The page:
Once the team started to recognize disparities in the data, they naturally began to examine the different policies and procedures that contribute to those outcomes and data. Taking a critical look at their current assessment tool prompted them to begin developing a newer, more racially equitable one.
While making sure the questions asked in the assessment were composed with an equity lens, the team also knew the importance of training the staff who were asking those questions. Their coordinated response team underwent thorough training that included education in implicit bias, cultural competency, culturally informed and non-stigmatized care, and power sharing and analysis,
“Because it’s more than asking questions — it’s who is asking them, and how they’re being asked, and how we are showing up in communities,” Giuffrida said.
After eight months of formulating this improved tool, the community’s frontline staff is now piloting it with a diverse and representative group of people experiencing homelessness to see if they do, in fact, achieve more equitable outcomes.
“We’re trying to get as much feedback from a diverse group of people with lived experience for the assessment, and really taking that feedback into consideration and altering our assessment based on the client’s feedback,” said Jessica Labia, Coordinated Entry System Manager for the Long Island Coalition for the Homeless. “Because we know that’s the most important perspective here for sure.”
“We’re trying to get as much feedback from a diverse group of people with lived experience for the assessment…because we know that’s the most important perspective here.”
— Jessica Labia
Acknowledging the need to shift power
In June 2022, the entire Continuum of Care (CoC), a structured piece of the homeless response system that receives funding from The Department of Housing and Urban Development, participated in a week of training devoted to diversity, equity, and inclusion. “It was probably the best training any of our staff ever attended,” Labia said. “I think it really inspired staff to also care about the issue of racial equity and want to further that in our communities too.”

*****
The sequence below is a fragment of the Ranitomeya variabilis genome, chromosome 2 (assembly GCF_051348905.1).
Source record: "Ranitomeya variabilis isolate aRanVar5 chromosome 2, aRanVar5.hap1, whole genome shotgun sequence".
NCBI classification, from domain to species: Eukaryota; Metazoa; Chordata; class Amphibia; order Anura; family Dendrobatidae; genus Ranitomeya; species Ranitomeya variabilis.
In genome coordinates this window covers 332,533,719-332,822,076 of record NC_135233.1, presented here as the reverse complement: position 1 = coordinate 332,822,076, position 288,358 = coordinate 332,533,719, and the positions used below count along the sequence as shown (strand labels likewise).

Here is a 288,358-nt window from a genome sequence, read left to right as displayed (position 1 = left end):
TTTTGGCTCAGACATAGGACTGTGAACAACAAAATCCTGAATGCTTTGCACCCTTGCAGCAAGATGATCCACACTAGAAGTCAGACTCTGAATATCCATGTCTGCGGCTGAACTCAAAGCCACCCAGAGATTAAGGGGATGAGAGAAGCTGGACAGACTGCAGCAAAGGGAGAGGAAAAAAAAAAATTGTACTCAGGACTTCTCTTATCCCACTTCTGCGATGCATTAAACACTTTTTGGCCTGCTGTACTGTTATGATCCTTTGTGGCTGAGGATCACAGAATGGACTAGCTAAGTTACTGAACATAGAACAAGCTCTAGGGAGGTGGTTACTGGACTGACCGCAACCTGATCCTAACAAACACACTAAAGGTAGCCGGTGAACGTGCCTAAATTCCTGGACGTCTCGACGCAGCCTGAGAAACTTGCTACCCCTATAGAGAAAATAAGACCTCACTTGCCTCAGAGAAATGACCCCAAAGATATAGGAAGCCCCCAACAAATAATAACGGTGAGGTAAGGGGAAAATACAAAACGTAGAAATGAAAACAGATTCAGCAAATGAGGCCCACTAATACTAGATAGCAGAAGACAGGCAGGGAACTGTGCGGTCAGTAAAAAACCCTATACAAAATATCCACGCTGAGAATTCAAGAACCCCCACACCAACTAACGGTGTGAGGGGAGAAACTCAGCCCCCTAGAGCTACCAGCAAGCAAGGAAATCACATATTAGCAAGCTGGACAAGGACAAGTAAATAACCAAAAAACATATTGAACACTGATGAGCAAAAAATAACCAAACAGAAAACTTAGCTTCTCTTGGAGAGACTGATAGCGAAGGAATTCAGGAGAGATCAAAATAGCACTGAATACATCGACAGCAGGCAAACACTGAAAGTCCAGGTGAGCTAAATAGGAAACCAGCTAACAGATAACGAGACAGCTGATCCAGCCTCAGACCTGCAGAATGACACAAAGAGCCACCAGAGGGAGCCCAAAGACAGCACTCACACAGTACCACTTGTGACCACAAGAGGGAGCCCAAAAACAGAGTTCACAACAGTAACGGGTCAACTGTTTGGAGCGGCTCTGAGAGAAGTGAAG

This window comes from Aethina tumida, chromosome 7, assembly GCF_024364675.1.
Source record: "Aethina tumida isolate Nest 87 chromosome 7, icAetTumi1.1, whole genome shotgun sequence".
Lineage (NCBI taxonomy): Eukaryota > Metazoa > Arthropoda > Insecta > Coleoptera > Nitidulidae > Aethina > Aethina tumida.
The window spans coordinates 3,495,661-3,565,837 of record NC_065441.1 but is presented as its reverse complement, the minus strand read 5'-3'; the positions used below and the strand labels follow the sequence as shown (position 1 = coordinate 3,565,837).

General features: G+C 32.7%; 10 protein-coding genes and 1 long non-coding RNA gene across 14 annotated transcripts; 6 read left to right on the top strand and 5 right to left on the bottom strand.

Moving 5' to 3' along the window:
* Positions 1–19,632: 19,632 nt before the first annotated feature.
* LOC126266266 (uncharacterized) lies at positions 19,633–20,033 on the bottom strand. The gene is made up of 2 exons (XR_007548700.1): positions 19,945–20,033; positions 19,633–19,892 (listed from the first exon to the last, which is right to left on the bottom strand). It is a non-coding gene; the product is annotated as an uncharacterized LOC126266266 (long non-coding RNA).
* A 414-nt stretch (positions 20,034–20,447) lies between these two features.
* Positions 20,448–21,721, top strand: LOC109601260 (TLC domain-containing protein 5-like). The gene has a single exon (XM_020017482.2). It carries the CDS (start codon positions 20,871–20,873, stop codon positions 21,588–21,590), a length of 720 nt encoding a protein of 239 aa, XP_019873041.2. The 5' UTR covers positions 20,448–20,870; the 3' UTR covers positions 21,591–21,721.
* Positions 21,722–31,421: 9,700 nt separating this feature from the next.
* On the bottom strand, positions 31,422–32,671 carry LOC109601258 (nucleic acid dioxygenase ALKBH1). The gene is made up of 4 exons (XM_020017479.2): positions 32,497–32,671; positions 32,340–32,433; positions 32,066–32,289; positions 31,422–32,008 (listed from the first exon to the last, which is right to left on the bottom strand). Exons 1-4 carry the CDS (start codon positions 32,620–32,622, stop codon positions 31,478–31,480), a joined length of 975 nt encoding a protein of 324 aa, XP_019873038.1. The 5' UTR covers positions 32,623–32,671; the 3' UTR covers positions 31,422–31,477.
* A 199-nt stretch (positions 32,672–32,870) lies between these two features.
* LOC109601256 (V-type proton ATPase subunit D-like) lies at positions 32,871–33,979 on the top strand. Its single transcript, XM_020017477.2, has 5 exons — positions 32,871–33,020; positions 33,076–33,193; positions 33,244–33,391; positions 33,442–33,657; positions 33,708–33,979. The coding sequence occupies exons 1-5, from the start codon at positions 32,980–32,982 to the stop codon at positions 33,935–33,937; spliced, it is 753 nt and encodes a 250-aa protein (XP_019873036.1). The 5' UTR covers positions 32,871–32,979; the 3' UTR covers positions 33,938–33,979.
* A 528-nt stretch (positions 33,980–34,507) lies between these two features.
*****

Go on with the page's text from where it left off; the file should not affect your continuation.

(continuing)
As a result of this DEI week, CoC leaders realized many crucial players were not part of their system’s decision-making processes. They decided to restructure their governance board and shift power.
“We are becoming more diverse as a field in terms of frontline workers, but it is much harder to change the dynamic of who holds the power in your community and who are in those positions of power and leadership,” Guiffrida said. “And one of the things that we’re doing in our community is a full CoC restructure, in part to address this because the glaring question is who is not at the table and why.”
Looking ahead in Nassau and Suffolk Counties
In the coming months, the Nassau and Suffolk Counties team plans to continue piloting their new assessment tool and undertake their governance board restructure. Giuffrida is also looking forward to expanding the diversity of voices present in their system’s leadership through the creation of “a more formally structured persons with a lived experience advisory group that is able to be supported and sustained.”
The community is also cognizant that there are more ways they can improve the equity of their system and other indicators of that need.
“Despite our efforts to outreach in a more inclusive way and change our assessment tools for example, we’re still seeing disparities play out in other areas, which is then pointing to other areas of the system that we need to address,” Giuffrida explained.
Labia is thankful her community has put the money and focus toward improving the racial equity of their homeless response system, and she encourages other communities to follow suit.
“I think if you’re not doing this work and digging into the racial equity work, you’re not serving the population that we’re serving equitably and well and fair. I think it’s work that every community needs to look at.”